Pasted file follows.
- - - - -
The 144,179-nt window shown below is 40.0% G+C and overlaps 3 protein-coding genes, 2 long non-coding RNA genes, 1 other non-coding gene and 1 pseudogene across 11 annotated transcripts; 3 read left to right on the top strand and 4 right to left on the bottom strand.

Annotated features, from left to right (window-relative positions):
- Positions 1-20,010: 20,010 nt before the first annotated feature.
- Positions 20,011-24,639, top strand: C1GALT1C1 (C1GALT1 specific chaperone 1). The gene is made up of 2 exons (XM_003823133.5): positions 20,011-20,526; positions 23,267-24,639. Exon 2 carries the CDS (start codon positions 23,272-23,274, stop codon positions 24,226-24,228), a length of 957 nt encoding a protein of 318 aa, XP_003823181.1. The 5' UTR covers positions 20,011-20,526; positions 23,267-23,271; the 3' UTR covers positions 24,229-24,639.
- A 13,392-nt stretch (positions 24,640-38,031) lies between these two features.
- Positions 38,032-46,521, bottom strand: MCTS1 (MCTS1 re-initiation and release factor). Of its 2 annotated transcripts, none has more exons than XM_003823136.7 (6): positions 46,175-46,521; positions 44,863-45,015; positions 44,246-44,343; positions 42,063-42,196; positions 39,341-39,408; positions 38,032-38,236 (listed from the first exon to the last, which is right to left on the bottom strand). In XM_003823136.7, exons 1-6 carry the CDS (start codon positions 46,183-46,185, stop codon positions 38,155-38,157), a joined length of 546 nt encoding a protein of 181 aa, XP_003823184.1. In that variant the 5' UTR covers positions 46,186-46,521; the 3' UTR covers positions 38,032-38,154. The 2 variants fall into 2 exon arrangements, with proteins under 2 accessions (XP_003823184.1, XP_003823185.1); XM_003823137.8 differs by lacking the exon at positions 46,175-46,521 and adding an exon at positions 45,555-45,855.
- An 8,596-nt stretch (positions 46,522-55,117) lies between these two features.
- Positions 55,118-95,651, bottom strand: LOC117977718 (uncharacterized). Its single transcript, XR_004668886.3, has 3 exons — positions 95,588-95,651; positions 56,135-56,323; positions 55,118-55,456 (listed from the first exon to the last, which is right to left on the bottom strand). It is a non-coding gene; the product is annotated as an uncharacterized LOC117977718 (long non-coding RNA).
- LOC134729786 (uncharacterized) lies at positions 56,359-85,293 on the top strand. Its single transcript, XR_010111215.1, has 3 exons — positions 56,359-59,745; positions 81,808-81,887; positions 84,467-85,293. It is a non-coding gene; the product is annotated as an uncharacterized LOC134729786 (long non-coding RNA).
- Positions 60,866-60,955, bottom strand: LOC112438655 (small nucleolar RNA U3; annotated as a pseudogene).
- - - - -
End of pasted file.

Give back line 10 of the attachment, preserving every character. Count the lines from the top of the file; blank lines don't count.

- Positions 60,866-60,955, bottom strand: LOC112438655 (small nucleolar RNA U3; annotated as a pseudogene).